Meanwhile somewhere hidden – Snowden’s Disclosures Tar US With Beijing’s Brush

News of Edward Snowden, the former CIA employee who leaked top-secret documents about U.S. surveillance programs, plays in the train in Hong Kong, June 16, 2013. Top U.S. intelligence officials say information gleaned from two data-collection programs run by the National Security Agency thwarted potential terrorist plots in the U.S. and more than 20 other countries—and that gathered data is destroyed every five years. (AP Photo/Kin Cheung)
Edward Snowden, who worked as a contract employee at the U.S. National Security Agency, in Hong Kong on June 9. The information that Snowden has revealed about U.S. surveillance operations has been a propaganda gift to Beijing, because it altered the narrative about Chinese computer espionage operations, experts say. (AP Photo/The Guardian, File)


Edward Snowden’s disclosures on U.S. surveillance operations are increasingly being seen as most helpful to the communist regime in China which operates its own program of domestic and foreign surveillance.

The impact has been both practical and rhetorical, critics say, by exposing the manner in which U.S. intelligence agencies carry out their work, including their penetration of computer networks in China, Snowden has compromised American national security.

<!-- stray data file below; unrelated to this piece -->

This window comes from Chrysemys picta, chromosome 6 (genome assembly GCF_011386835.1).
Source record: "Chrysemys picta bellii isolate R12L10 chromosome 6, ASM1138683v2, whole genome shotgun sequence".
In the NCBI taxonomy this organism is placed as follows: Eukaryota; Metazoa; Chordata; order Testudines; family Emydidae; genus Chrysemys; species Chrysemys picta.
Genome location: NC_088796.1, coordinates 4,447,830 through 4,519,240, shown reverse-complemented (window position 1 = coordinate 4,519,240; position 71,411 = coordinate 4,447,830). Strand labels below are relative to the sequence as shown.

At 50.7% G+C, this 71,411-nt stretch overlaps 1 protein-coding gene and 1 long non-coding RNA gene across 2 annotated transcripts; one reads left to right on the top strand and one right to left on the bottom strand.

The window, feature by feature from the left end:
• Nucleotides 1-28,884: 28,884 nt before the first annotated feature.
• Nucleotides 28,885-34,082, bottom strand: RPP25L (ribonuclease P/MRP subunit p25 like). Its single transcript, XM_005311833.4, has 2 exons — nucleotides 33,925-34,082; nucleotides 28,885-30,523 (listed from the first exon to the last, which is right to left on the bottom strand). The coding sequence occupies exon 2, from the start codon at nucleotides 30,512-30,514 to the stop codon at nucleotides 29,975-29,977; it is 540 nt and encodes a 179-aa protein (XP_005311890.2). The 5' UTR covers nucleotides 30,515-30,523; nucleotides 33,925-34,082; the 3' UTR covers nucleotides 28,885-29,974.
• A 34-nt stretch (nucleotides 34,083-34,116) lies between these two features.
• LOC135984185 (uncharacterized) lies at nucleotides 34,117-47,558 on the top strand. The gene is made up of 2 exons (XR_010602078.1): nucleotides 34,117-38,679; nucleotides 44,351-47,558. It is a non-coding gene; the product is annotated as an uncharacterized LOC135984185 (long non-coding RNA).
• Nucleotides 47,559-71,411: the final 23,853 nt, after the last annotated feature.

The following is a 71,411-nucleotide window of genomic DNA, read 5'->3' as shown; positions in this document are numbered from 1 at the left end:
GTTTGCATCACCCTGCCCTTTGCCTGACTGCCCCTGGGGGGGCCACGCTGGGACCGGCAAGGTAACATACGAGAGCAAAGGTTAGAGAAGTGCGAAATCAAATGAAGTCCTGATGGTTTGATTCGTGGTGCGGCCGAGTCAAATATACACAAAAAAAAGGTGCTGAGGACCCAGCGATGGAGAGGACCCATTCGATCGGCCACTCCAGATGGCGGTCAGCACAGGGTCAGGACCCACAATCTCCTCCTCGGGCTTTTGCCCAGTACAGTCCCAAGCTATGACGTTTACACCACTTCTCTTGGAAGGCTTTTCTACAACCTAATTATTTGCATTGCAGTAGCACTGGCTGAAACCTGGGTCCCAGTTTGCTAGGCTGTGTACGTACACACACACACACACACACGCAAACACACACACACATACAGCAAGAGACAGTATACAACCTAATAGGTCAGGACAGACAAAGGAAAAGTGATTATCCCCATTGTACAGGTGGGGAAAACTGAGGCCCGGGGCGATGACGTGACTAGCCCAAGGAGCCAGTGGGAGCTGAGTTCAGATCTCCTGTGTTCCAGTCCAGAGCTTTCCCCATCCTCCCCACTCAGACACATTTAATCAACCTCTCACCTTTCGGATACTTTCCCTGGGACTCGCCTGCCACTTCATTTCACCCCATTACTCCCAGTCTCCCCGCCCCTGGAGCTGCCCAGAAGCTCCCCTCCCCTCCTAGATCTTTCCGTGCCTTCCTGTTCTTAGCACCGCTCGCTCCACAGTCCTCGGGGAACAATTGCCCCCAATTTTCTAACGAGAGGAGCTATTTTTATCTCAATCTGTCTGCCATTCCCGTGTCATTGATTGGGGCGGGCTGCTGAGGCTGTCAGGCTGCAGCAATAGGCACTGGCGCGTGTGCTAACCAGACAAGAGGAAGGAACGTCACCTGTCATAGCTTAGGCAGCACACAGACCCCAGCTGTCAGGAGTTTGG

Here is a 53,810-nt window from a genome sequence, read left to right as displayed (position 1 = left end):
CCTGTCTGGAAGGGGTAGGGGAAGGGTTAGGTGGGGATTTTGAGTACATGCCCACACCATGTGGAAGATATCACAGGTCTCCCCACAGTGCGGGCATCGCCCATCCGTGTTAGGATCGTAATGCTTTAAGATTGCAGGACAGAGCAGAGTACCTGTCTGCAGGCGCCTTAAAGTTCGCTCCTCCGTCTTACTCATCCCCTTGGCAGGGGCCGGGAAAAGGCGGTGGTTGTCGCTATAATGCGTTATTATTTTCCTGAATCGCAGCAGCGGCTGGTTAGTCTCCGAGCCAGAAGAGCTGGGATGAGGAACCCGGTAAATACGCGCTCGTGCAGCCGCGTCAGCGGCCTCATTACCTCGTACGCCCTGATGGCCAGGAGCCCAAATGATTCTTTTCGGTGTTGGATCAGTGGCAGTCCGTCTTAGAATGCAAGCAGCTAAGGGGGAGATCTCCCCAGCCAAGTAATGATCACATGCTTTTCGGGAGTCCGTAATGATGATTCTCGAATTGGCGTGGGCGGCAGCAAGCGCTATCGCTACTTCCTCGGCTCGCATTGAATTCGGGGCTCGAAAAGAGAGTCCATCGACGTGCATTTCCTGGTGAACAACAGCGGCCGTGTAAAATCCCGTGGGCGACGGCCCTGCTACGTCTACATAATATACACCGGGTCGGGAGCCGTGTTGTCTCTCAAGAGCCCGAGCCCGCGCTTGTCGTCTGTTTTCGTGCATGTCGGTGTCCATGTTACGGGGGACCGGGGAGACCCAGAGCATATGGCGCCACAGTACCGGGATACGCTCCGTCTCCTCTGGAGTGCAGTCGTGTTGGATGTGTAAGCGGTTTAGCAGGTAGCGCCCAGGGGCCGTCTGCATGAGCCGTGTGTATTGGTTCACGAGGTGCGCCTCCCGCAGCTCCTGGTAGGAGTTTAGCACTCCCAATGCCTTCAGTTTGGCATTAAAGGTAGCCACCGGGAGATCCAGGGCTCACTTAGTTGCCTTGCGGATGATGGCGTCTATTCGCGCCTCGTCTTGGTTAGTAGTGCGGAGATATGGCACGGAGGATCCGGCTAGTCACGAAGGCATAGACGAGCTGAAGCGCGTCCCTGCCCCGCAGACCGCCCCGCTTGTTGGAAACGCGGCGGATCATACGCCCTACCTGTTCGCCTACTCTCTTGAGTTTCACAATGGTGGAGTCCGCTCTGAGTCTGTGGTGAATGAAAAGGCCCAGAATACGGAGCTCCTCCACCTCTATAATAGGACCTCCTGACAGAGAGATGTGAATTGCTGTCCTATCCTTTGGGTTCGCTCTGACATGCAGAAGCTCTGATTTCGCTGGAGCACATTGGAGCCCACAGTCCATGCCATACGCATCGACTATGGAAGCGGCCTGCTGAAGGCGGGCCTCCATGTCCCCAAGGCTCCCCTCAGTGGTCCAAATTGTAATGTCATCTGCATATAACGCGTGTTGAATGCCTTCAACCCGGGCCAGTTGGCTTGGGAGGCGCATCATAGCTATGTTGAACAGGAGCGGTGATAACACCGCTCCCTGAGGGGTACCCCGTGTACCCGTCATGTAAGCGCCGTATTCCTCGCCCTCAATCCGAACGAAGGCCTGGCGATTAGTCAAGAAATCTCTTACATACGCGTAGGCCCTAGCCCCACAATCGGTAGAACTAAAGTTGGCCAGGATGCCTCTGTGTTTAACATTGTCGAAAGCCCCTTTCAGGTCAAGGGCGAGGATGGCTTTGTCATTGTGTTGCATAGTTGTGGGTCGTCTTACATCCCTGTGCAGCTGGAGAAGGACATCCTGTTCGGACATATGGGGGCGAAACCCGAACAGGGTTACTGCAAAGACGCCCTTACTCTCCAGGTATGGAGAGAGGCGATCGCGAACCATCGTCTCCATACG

Snowden has also handed an enormous propaganda gift to the Chinese Communist Party, critics say, by shifting the focus from Beijing’s industrial cyberespionage to the United States own surveillance operations.

Snowden’s revelations hit the media just as President Obama was flying to California to meet Communist Party leader Xi Jinping. The top item on the meetings agenda was a frank discussion about the regime’s pilfering of American corporate secrets via computer network espionage.

Such technological theft is believed to be carried out systematically and on a mammoth scale by the Chinese military and other official organs, and has resulted in the “greatest transfer of wealth in history,” according to National Security Agency chief Gen. Keith B. Alexander.

Snowden case has had the effect of creating a “moral equivalence” between the Communist Party’s cyber-activities and those of the United States, according to John Bolton, a fellow at the American Enterprise Institute.

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